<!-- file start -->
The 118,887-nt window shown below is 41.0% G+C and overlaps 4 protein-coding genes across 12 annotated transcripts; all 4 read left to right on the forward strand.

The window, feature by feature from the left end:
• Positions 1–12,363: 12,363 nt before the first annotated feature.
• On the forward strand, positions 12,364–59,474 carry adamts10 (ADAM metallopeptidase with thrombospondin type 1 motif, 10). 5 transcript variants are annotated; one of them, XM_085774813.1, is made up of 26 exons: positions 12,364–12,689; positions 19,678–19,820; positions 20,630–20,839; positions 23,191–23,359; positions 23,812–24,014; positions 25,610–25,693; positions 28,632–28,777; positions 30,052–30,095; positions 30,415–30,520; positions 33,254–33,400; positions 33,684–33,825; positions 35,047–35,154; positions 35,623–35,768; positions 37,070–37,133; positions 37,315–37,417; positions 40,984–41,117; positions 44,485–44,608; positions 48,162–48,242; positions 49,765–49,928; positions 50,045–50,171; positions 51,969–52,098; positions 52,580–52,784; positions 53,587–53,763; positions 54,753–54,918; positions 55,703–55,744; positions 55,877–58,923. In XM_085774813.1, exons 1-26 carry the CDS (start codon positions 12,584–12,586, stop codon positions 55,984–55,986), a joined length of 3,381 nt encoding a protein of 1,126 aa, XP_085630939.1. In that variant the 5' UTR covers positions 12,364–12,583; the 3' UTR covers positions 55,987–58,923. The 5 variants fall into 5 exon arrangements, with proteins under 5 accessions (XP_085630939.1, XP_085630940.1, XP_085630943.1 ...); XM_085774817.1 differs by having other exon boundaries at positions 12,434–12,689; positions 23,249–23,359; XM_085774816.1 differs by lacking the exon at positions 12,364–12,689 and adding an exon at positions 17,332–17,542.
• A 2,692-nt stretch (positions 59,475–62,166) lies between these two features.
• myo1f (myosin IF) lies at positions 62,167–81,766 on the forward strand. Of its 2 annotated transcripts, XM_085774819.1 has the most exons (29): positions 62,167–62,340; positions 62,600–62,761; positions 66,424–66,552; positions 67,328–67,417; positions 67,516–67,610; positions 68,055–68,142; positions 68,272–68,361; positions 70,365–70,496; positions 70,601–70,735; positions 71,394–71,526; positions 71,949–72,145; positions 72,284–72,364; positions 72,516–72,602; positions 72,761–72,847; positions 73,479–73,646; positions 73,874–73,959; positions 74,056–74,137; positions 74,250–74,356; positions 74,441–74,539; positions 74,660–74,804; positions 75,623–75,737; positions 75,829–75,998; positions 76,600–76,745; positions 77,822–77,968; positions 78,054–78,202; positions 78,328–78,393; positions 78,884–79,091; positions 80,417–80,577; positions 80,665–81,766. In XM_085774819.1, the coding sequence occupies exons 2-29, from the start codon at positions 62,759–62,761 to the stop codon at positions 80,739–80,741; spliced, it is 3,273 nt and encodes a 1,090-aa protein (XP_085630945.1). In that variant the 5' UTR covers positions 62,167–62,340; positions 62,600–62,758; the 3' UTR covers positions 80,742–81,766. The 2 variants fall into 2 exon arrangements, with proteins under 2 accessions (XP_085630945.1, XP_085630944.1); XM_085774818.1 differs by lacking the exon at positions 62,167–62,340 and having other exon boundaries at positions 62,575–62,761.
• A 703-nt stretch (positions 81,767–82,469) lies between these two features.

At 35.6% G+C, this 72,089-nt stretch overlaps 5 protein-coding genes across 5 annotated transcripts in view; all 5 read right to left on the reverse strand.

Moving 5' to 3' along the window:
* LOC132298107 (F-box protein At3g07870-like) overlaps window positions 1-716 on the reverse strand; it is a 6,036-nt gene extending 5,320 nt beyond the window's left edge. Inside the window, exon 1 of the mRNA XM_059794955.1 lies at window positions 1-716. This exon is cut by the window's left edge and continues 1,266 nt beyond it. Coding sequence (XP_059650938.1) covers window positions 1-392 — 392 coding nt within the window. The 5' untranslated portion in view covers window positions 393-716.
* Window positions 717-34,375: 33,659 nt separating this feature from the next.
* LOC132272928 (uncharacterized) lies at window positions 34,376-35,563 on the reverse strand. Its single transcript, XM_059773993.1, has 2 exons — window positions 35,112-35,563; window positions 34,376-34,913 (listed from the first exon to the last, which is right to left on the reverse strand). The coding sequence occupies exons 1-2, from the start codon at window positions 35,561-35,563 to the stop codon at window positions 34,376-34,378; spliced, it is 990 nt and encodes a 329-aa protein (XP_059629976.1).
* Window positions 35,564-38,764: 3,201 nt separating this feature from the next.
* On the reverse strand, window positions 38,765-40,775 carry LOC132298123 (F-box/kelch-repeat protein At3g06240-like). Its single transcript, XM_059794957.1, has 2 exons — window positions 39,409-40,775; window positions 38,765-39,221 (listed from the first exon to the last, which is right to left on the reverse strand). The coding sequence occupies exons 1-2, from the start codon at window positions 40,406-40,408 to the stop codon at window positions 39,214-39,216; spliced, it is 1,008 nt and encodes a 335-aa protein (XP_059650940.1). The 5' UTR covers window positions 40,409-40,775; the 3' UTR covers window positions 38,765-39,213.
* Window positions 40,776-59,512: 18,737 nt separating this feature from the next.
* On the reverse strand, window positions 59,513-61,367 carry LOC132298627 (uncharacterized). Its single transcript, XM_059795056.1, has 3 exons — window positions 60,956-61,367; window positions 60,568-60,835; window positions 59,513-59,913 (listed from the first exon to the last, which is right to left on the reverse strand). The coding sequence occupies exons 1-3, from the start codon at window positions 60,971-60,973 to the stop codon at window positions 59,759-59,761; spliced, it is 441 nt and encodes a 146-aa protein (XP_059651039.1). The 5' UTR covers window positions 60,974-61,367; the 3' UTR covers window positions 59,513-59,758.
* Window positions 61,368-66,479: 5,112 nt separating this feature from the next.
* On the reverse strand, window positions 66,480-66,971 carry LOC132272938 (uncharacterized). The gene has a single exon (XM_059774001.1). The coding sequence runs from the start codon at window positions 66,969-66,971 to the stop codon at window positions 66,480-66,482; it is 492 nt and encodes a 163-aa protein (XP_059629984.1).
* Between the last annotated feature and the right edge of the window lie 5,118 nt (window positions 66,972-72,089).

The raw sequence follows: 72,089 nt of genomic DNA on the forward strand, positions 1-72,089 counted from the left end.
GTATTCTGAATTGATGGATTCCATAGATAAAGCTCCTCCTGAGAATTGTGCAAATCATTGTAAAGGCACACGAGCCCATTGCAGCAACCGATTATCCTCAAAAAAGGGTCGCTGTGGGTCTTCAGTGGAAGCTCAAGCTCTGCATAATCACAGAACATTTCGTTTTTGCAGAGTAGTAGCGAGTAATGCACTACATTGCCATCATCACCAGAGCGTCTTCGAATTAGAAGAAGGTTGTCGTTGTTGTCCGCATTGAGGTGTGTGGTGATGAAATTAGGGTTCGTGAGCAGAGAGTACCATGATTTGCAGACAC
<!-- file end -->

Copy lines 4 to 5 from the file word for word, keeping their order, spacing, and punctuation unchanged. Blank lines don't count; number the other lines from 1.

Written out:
• On the forward strand, positions 12,364–59,474 carry adamts10 (ADAM metallopeptidase with thrombospondin type 1 motif, 10). 5 transcript variants are annotated; one of them, XM_085774813.1, is made up of 26 exons: positions 12,364–12,689; positions 19,678–19,820; positions 20,630–20,839; positions 23,191–23,359; positions 23,812–24,014; positions 25,610–25,693; positions 28,632–28,777; positions 30,052–30,095; positions 30,415–30,520; positions 33,254–33,400; positions 33,684–33,825; positions 35,047–35,154; positions 35,623–35,768; positions 37,070–37,133; positions 37,315–37,417; positions 40,984–41,117; positions 44,485–44,608; positions 48,162–48,242; positions 49,765–49,928; positions 50,045–50,171; positions 51,969–52,098; positions 52,580–52,784; positions 53,587–53,763; positions 54,753–54,918; positions 55,703–55,744; positions 55,877–58,923. In XM_085774813.1, exons 1-26 carry the CDS (start codon positions 12,584–12,586, stop codon positions 55,984–55,986), a joined length of 3,381 nt encoding a protein of 1,126 aa, XP_085630939.1. In that variant the 5' UTR covers positions 12,364–12,583; the 3' UTR covers positions 55,987–58,923. The 5 variants fall into 5 exon arrangements, with proteins under 5 accessions (XP_085630939.1, XP_085630940.1, XP_085630943.1 ...); XM_085774817.1 differs by having other exon boundaries at positions 12,434–12,689; positions 23,249–23,359; XM_085774816.1 differs by lacking the exon at positions 12,364–12,689 and adding an exon at positions 17,332–17,542.
• A 2,692-nt stretch (positions 59,475–62,166) lies between these two features.